Experiencing the ancient Pallavas....today!

                          Panels with its lion motifs at the Kailasnatha temple,Kanchipuram

Those familiar with my blog would notice couple of people who figure often in my accounts. People, who I think add lot of value to history and historical thinking. And to my mind there are not many in India who seek to do much to popularize history particularly among kids. In my humble opinion, while academic researches are fine and very much needed but ultimately the popularity and relevance of history depends largely on people who not only research but are eager to share those researches and understanding with the hoi polloi.

The prakara of the Vaikunta Perumal temple...a closer view of the panel, below

One such scholar is is S Suresh, historian and art history expert with whom my acquaintance goes some 20 years but acquaintance which was sporadic.
In 2006 with Suresh's guidance I had organised a study tour of the Cholas. This year (actually December 2007) it was a tour of the Pallavas again under his guidance. The thing about Suresh is the way he is able to simplify matters and put it in a format that children relate to well and enjoy. This time around his explanation of the Vaikunta Perumal temple in Kanchipuram was a revelation. 'Common sense' has it that Indians understanding of past is all enmeshed with myths and puranas and our understanding of time is not linear. In other words Indians lack a sense of history - a truism, now part of the worlds' "common sense". But Suresh through his study of the sculptural panel that runs around the Prakara of the Vaikunta Perumal temple built by Nandivarman II Pallava, established the unfolding of Pallava history in linear and 'secular' mode! And though in these panels there are references to myths and religious sanction is clearly sought, the panels talk of 18 coronations, important events in Pallava history, which includes even unflattering portrayals. For example there is this panel which depicts the rather brutal victimization of the Jains by the Pallavas. And then there are two panels left hollow to indicate turmoil, confusion in Pallava history that are best forgotten! Such a version of history put across in a sculptural narrative effectively puts a lid to the claim that Indians did not possess the mindset to look at time in more temporal terms.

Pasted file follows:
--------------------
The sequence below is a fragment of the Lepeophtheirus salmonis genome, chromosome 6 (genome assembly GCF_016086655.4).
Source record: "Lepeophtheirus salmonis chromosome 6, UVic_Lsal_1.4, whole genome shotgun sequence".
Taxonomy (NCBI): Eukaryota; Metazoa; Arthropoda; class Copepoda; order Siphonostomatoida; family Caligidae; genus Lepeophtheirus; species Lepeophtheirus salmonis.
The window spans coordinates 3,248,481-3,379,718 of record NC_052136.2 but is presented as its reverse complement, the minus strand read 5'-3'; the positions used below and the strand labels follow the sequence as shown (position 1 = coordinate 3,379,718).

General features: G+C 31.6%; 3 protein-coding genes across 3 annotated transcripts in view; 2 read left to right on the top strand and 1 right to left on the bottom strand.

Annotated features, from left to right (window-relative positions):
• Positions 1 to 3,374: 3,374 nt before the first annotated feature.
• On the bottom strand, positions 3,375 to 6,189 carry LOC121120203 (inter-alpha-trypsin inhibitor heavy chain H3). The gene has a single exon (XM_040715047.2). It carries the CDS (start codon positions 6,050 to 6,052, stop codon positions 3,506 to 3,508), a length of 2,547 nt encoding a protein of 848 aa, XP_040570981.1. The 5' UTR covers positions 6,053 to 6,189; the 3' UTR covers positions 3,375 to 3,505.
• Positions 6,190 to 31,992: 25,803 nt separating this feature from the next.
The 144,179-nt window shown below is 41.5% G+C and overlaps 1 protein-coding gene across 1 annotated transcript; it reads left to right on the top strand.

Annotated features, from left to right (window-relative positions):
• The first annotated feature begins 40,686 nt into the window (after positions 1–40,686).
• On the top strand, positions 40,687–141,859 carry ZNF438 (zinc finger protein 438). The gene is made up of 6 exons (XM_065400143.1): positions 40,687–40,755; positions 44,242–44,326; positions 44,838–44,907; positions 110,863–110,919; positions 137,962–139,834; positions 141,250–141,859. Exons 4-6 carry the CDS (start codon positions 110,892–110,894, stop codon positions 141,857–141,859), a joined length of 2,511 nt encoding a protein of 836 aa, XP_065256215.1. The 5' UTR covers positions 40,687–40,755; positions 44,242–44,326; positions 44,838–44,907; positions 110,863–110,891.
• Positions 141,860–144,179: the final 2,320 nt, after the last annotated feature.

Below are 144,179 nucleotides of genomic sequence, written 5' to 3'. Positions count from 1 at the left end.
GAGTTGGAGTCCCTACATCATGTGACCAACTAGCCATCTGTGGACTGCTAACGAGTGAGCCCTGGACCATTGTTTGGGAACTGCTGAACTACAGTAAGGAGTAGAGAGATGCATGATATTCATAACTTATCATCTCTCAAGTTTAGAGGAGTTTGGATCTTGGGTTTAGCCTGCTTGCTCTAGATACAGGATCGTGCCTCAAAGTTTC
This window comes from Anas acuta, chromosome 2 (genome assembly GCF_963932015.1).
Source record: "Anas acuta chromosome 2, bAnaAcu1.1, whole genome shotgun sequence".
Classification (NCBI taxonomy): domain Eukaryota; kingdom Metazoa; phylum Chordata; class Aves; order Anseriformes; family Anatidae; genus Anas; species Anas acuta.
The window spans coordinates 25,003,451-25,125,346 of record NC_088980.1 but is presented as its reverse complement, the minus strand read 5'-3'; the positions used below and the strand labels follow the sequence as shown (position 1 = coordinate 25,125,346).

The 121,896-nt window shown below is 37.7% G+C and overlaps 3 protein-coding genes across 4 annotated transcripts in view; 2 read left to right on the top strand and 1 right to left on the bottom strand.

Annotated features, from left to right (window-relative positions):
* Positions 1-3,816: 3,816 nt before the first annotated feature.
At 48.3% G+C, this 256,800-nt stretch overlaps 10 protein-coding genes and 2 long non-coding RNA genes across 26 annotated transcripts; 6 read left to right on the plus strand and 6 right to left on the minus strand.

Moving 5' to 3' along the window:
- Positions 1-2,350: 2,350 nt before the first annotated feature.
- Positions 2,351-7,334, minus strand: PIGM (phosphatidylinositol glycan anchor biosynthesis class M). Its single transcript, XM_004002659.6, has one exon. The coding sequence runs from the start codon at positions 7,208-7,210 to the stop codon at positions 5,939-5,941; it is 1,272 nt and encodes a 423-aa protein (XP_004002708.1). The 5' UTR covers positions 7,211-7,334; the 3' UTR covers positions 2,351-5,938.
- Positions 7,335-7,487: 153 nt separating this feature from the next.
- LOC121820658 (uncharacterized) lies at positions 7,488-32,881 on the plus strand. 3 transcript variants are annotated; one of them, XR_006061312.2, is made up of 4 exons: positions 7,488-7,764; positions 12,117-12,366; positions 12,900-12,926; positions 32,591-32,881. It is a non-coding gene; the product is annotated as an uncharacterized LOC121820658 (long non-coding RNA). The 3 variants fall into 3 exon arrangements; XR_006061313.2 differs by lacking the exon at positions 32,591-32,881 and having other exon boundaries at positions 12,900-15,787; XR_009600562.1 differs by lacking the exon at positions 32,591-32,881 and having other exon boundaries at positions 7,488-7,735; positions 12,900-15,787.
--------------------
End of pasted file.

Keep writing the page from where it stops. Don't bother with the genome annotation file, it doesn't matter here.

This panel shows a Jain being held upside down and on the verge of being slaughtered...days of Hindu revivalism??

Kids were asked to identify the panel of the coronation of 18 Pallava kings which naturally enough appears 18 times along the prakara. Then Suresh often narrated a particular event and asked the kids which of the panels best described them.
We also covered the Kailasnatha temple and Ekambarshwara temple at Kanchipuram, architecturally and sculpturally both more accomplished than Vaikunt Perumal but after the seeing the panels at the latter, the refined sculptures at Kailasnatha and the huge Vimana and the fascinating pillars of Ekambarshwara, did not seem to make as great an impression on me in terms of historiographic significance. Of course a study tour of the Pallavas without a visit to Mahaballipuram, is not complete. But heavy rains prevented us from going to the shore temple but did manage the Varaha cave and Arjunas penance.

So here it was again - a field visit where kids get to see, feel and experience the past as it were. How much the kids understood of the historical significance of the Vaikunt Perumal temple, I'm not too sure. (a look at the report will give one a better idea...) It was fortuitous for us to have S Suresh guiding us, helping us all to gain first hand, an appreciation of south Indian heritage and history.

Keeping late hours to meet my deadline!!Kids put their heads together to finish their report on Pallavas...

I ensured that once students got back to the lodge they put their heads together and wrote a project report. I'm also enclosing what children had to offer as their understanding of Pallava history here. Please note some of the larger concerns which I highlighted in my earlier entry on the Chola tour, remained even here. In fact I continued with my study of temples even this term where along with tremendous support and inputs from my colleague Rajesh Chandran, the children sought to highlight the temples political and social significance through theatre and multimedia. More about it later.